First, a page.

I can't believe I don't have pics from the rear seat brackets. The 2003-2006 TJ uses the nicer style bracket, and that requires a T50 to remove the bolts. The older style bracket uses a 1/2" socket for the bracket. Thanks to cadeucsb for the info :highfive:

When removing the the bolt, make sure you don't lose the little black rings.

This is what it looks like without the carpet.
The brackets that hold the rear seat (also seen in the picture above) should also be removed now. They are also t50 bolts. When removing make sure you mark the location, and direction to avoid later confusion. Once again, these are the same on both sides.

Moving on to the front seats:
Each front seat has 1 Torx bolt in the back. Since you were just using this very same bit remove that bolt first.

Continuing with bolt oddities, the bolts behind the seats are different. The next bolt is 1/2" I know this is a bad picture, but it shows the different bolts.

While not really necessary, removing the doors keeps them safe and out of the way. I mention it here because it makes removing the front bolts easier.
These are once again 1/2" bolts. I have pics of both sides, but they are exactly the same.

With all of the bolts removed, there is only one last step before the seats can be removed. You need to unplug this plug, and remove the wire from the little bracket.

Don't forget, the stock location for the jack is behind the passenger seat. To remove it you need to loosen the jack using the yellow turn handle.

Front Carpet:
To remove the carpet in the front, we need to first remove the console over the shifters. We start by taking out the mat at the bottom of the cup holders. This requires 2x Flat Head screw drivers, but that is not shown in the picture.

The 10mm bolt inside can now be removed. This takes the back cup holder off from the break back.

I should now note, taking the console out is easier if the transfer case is in 4-Low. Follow the owners manual for information on entering 4-Low.

The next step is to remove the 10mm bolt from underneath the shift indicator. Lift the indicator up, and it pops out, as well as the piece that sits below it.

The little bezel the the shift indicator mounts to may be worked over the top, followed by the entire console. Leave the shift indicator there because the handle would have to be taken off to remove it, not worth the work.

To finish removing the carpets, there are 4 retainers that must be removed from under the dash on the firewall. There are 2 on each side, and they are easily removed by placing 2 fingers behind them and pulling out. I placed them back on their studs after pulling the carpet from behind them so that I didn't loose them if I needed them for some reason.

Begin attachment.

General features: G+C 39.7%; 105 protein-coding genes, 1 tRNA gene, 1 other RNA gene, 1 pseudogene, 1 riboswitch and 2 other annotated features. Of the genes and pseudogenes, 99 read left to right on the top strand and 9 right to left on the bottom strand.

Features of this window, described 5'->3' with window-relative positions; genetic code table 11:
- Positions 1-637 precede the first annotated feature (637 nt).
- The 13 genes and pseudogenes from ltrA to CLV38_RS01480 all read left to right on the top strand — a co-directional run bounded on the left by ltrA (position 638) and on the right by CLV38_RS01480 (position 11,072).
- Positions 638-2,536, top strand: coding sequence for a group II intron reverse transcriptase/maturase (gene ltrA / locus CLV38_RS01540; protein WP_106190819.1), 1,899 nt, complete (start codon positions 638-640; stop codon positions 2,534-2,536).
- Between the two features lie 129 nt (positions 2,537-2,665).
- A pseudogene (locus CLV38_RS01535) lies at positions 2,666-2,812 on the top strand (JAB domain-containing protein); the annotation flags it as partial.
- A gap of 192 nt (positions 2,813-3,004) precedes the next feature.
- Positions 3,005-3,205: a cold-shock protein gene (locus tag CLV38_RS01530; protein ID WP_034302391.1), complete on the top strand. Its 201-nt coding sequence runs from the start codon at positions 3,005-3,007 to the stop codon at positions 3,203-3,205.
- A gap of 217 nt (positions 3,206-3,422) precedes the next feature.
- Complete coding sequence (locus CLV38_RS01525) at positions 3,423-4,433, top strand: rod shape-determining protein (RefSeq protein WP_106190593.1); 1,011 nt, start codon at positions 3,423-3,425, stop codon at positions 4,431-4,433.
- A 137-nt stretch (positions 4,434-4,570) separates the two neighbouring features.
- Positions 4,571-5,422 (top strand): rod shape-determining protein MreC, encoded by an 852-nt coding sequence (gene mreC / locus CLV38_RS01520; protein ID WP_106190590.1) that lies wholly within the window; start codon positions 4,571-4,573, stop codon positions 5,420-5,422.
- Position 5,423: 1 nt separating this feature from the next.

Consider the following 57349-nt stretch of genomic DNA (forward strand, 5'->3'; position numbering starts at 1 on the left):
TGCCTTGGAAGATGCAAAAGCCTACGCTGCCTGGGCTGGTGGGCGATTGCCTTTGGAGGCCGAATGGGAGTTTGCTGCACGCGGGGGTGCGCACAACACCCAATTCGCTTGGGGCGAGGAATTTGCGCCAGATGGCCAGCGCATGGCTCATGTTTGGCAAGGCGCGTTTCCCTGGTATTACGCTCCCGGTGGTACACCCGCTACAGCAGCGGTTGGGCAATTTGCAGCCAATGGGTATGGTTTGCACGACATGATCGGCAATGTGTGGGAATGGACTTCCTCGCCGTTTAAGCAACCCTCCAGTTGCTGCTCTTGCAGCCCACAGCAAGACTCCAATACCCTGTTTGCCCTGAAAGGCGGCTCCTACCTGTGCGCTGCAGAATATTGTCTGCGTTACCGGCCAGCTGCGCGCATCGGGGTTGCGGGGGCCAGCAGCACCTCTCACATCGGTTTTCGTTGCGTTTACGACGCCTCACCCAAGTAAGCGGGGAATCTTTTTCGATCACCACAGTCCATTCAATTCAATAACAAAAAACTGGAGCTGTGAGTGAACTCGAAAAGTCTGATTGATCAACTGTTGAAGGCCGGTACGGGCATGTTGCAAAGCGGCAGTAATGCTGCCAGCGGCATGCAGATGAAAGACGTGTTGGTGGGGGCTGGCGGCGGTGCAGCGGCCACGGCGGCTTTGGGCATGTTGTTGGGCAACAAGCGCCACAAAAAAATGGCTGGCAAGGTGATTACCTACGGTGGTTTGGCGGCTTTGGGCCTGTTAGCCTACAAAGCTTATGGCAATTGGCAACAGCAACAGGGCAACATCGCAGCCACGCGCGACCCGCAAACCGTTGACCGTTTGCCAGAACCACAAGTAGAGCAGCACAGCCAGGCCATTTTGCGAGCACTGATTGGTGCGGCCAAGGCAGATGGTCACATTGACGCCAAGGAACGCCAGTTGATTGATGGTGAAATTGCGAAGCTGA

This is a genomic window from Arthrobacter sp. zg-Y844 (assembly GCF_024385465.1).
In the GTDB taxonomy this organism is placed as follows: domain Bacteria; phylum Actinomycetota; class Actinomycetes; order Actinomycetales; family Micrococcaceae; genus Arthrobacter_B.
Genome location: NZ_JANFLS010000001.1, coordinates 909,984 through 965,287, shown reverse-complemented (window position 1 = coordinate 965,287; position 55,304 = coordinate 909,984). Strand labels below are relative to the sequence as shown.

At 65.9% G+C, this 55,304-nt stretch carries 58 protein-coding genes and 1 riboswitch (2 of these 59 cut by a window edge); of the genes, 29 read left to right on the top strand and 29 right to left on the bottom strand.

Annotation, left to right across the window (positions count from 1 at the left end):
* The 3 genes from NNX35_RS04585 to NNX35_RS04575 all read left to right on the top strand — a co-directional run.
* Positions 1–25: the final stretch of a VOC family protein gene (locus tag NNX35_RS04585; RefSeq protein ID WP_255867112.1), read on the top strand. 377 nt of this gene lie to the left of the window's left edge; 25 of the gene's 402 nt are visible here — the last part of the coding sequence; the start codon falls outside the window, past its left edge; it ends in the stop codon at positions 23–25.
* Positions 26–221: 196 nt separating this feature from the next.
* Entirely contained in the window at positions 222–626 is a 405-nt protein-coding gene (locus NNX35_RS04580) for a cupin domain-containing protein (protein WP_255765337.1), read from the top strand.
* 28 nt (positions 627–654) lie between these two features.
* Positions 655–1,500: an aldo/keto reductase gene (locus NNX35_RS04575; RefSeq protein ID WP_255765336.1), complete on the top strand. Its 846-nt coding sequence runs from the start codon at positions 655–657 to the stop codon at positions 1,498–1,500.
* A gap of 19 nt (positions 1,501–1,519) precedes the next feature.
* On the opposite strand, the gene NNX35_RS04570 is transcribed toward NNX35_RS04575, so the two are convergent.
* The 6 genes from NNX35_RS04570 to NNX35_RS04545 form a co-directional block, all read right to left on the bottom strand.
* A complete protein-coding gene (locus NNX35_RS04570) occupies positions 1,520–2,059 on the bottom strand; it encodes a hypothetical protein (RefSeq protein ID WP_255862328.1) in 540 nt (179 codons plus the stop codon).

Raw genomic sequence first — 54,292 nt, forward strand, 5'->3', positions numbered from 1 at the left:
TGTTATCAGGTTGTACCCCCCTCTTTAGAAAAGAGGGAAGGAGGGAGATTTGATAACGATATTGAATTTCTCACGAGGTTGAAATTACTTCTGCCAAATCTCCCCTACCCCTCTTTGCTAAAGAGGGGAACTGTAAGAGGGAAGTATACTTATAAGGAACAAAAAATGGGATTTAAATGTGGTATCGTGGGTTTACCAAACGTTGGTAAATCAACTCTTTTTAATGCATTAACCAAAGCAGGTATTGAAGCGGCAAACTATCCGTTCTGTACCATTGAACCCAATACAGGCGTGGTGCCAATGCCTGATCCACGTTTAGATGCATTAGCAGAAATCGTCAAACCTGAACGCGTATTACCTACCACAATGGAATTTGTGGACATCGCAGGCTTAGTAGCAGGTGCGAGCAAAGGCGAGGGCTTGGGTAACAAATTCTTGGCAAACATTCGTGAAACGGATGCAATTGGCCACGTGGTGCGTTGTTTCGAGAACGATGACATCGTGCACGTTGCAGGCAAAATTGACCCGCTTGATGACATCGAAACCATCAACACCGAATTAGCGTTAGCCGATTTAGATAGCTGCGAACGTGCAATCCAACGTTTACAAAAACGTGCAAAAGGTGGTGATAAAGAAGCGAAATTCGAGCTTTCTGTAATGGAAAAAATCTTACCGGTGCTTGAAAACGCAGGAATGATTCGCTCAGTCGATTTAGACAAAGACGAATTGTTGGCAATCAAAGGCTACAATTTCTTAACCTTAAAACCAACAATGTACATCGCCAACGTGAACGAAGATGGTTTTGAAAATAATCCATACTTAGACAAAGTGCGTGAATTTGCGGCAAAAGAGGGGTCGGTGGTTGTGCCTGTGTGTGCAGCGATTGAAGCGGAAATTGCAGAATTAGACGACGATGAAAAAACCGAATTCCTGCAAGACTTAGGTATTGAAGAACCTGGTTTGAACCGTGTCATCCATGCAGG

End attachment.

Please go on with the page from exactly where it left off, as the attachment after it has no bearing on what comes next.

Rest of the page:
After the carpet is pulled from behind the clips, the carpet may be peeled towards the back of the Jeep. There are 2 push pins, one on each side that hold the in, just pull up.

To Be Continued (I have too many pictures in this first post)

LuckRider 11-14-2009 12:03 AM

Now it may look like the interior is fully stripped, but there is a little more that must taken care of. The first thing is the Velcro straps that hold the jack handles under the passenger door. They are easily removed with a 7mm socket.

Now it is time to take care of the last thing. You may have noticed there is a wire sitting on the tub still. There are 3 pieces holding it to the tub. Two are the pop out style, but are very tough, use a screw driver to pry them out.

The last holder is a screw. Use a Phillips Head Screw Driver to unscrew it from the tub.

There is also one last clip on the e-brake braket. Don't forget to unplug it too.

Remove the Drain Plugs:
There are large ones on the floor such as this one.

There are also smaller ones such as this one found on top of each fender well

Don't overlook the two on each side way in the back.

Remove the grommets holding the power leads for the 3rd brake light. Be careful, you don't want to have to fish for wires like I did. There is 1 wire in each hole.

Allowing them to hand keeps them safe in their spot. I put the metal pin back in place so that I would not loose it.

Ok... we are almost done stripping the tub.

Seat Belts:
The next thing to remove it the seat belt retracters. We get to go back to our beloved friend the t50 Torx bit.

Note: This is a reminder, pull the belt out and tie up some slack. I didn't and I am having problems getting the driver's side belt to come back out enough to reinstall it.

After the bolt is removed, lift the whole unit up. There is a catch in the back that will hold it in place. We continue with being symmetrical on the other side.

Again, I realized that it would be much easier to take another piece out. Using a t40 Torx bit, remove the 4 bolts that hold the gate latch on.